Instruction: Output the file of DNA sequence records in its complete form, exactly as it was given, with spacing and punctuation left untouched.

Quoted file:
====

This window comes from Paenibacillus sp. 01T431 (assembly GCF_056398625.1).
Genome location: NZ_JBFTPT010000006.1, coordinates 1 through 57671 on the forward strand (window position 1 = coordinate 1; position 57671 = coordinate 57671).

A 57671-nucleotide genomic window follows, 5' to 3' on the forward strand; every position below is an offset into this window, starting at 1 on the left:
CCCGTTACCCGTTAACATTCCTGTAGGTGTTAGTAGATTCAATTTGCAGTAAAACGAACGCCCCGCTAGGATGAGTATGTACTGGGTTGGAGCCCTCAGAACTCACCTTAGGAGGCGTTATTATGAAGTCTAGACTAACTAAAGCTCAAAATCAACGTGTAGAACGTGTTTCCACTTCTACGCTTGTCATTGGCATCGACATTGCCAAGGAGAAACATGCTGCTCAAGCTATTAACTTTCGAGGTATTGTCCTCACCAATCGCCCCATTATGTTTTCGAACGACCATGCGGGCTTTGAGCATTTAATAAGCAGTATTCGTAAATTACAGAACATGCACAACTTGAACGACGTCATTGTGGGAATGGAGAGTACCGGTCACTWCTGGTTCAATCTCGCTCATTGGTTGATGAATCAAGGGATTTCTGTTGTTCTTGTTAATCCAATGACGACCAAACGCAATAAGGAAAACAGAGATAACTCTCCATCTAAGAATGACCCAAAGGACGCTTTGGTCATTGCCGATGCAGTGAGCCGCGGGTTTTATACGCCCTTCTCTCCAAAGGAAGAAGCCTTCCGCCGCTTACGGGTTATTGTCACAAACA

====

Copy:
This window comes from Paenibacillus sp. 01T431 (assembly GCF_056398625.1).
Genome location: NZ_JBFTPT010000006.1, coordinates 1 through 57671 on the forward strand (window position 1 = coordinate 1; position 57671 = coordinate 57671).

A 57671-nucleotide genomic window follows, 5' to 3' on the forward strand; every position below is an offset into this window, starting at 1 on the left:
CCCGTTACCCGTTAACATTCCTGTAGGTGTTAGTAGATTCAATTTGCAGTAAAACGAACGCCCCGCTAGGATGAGTATGTACTGGGTTGGAGCCCTCAGAACTCACCTTAGGAGGCGTTATTATGAAGTCTAGACTAACTAAAGCTCAAAATCAACGTGTAGAACGTGTTTCCACTTCTACGCTTGTCATTGGCATCGACATTGCCAAGGAGAAACATGCTGCTCAAGCTATTAACTTTCGAGGTATTGTCCTCACCAATCGCCCCATTATGTTTTCGAACGACCATGCGGGCTTTGAGCATTTAATAAGCAGTATTCGTAAATTACAGAACATGCACAACTTGAACGACGTCATTGTGGGAATGGAGAGTACCGGTCACTWCTGGTTCAATCTCGCTCATTGGTTGATGAATCAAGGGATTTCTGTTGTTCTTGTTAATCCAATGACGACCAAACGCAATAAGGAAAACAGAGATAACTCTCCATCTAAGAATGACCCAAAGGACGCTTTGGTCATTGCCGATGCAGTGAGCCGCGGGTTTTATACGCCCTTCTCTCCAAAGGAAGAAGCCTTCCGCCGCTTACGGGTTATTGTCACAAACA